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Honolulu Biennial

Halle Daniel, Staff Writer

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This art exhibit was located at The HUB, the Ward location of the Honolulu Biennial

In response to the 2011 Fukushima Daiichi nuclear disaster in Japan Ken and Julia Yonetani replaced antique chandelier frames with uranium glass. This material causes the chandeliers to glow with an eerie fluorescent green light under ultraviolet lighting. This photo was taken on May 4, 2017.

This visual arts display at the Honolulu Biennial shows several boats congested with household items as well as some unorthodox items such as the bust of a head and a mini windmill.


Scientific expeditions and ocean water sampling were Michelle Schwengel-Regala’s inspiration for this art display. It is made of copper and aluminum wire. The columns describe the ocean’s depth and water clarity. They reference the forces of nature and human inquiry. This display was found at the Honolulu Biennial on May 4,2017.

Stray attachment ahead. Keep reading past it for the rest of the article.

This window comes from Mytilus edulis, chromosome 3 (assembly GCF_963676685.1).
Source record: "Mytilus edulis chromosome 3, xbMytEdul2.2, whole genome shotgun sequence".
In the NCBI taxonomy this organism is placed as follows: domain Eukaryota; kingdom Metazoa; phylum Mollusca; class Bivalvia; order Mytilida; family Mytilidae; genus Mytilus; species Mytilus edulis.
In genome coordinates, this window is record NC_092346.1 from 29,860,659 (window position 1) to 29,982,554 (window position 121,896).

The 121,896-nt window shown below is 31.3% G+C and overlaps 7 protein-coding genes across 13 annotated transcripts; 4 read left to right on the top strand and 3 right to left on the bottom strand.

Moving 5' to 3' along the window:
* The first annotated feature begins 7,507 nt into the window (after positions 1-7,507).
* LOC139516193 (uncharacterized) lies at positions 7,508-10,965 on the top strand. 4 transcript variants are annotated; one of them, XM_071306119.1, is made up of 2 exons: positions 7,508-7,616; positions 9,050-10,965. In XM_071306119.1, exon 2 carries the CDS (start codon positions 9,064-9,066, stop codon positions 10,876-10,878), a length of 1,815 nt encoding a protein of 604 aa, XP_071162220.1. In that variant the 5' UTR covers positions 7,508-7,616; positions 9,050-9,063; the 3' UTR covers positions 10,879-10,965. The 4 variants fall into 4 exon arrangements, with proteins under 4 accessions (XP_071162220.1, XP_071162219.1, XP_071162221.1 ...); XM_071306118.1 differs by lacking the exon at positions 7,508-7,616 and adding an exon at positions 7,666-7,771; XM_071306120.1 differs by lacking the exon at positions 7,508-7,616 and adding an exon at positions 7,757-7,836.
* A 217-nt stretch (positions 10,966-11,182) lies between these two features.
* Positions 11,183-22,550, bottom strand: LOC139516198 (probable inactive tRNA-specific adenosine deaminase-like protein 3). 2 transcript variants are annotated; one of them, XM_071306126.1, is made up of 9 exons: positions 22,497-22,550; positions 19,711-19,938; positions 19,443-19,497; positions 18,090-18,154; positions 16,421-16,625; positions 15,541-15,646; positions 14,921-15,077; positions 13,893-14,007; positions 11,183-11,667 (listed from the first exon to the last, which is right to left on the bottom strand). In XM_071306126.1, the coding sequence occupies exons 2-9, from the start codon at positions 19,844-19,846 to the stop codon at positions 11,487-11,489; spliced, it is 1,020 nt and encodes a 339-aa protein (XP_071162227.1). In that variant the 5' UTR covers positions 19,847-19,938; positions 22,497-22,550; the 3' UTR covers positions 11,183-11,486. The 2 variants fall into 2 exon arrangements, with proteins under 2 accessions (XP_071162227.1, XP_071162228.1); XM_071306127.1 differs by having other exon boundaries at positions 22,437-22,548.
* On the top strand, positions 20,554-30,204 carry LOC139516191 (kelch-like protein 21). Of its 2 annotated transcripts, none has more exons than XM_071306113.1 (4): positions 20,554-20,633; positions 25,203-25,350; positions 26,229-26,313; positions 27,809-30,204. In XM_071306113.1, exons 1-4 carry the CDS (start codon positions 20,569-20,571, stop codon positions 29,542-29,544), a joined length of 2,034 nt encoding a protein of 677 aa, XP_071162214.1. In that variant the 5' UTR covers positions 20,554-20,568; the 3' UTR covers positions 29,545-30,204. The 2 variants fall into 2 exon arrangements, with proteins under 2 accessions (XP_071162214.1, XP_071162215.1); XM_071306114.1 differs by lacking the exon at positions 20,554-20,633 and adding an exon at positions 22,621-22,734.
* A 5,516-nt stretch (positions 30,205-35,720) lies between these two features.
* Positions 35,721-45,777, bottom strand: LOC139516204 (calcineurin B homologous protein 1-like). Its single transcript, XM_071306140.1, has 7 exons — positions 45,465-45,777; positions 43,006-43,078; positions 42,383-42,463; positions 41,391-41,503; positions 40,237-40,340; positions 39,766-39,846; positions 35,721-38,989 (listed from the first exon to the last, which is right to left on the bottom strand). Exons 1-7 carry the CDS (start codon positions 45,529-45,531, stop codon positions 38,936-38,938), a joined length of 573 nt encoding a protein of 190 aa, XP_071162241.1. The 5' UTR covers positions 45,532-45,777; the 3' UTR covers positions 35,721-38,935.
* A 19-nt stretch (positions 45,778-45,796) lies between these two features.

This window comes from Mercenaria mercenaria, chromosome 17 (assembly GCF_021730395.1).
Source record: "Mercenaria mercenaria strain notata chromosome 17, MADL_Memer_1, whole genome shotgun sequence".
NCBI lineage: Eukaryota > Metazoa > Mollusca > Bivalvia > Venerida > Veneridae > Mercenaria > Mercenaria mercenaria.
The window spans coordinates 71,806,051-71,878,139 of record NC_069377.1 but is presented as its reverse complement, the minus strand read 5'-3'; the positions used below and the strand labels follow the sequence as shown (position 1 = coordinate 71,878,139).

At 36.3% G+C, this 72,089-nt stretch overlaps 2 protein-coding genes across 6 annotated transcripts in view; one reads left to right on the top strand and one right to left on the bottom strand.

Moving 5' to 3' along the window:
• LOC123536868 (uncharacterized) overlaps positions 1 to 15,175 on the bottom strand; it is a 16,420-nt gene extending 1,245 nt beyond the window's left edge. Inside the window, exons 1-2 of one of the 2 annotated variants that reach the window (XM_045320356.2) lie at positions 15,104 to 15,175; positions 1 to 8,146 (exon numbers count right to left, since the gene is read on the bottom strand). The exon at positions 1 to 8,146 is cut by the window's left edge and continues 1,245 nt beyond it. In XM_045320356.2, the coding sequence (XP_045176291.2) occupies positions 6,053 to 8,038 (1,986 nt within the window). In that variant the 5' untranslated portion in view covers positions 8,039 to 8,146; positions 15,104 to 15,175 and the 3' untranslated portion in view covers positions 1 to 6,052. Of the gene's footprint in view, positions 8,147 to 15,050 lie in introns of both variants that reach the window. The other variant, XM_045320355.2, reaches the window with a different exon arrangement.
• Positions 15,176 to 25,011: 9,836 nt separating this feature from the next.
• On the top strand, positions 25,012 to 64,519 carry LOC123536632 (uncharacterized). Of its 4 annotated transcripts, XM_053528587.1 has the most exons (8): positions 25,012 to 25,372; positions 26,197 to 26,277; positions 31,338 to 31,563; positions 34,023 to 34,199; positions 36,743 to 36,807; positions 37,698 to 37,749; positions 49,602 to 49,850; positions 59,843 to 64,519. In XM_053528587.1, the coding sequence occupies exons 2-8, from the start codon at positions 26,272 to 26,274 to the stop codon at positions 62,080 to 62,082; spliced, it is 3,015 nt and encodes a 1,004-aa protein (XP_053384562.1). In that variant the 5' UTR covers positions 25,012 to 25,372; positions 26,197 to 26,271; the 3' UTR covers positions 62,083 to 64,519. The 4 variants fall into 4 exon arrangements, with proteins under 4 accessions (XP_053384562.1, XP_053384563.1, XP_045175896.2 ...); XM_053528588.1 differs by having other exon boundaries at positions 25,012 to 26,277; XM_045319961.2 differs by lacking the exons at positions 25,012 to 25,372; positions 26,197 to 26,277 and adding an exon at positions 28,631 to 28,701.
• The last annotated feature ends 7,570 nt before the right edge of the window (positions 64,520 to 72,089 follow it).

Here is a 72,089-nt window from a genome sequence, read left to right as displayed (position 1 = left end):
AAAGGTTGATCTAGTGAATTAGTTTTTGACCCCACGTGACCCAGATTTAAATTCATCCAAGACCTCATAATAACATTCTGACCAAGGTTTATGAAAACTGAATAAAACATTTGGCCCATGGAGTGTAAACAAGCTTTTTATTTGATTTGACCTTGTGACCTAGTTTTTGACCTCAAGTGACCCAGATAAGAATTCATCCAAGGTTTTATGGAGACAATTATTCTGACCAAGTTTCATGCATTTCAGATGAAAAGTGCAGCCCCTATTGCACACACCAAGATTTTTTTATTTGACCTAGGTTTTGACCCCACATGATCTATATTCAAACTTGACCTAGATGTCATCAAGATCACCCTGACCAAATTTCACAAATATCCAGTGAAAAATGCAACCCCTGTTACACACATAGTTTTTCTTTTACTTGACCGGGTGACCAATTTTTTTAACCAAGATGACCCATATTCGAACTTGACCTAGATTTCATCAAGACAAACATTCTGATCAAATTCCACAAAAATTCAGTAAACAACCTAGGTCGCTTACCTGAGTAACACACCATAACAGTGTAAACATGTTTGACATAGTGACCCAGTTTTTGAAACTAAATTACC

Vernon Ah Kee created these charcoal drawings that are apart of a series called Unwritten, representing haunting histories of racism and violence against people in Australia. The unrecognizable ghostly figures are symbolic of forgotten histories and identities. Their bound faces and torsos evoke the suffering of the indigenous Australians.

This display shows several individual sketches and writings.

Freshman Zoe Fernandes said,” This is my favorite exhibit because I love the colors and each one is unique, no two paintings are the same.”

Artist Eko Nugroho used acrylic paint to create several murals called Above the Wall Under the Rainbow, Free Air. Below the surface of his joyful paintings lie serious global issues and everyday realities. He was able to complete three mural in Hawaii, but his trip was cut short due to the executive order of immigration from President Trump.

Halle Daniels captures another mesmerizing visual art exhibit at the Honolulu Biennial, on May 4, 2017.

Artist Lee Mingwei planted a lily bud and lived with it 24 hours a day for 100 days, and documented all the activities he performed with the flower each day. This was a tribute to his late grandmother.

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Honolulu Biennial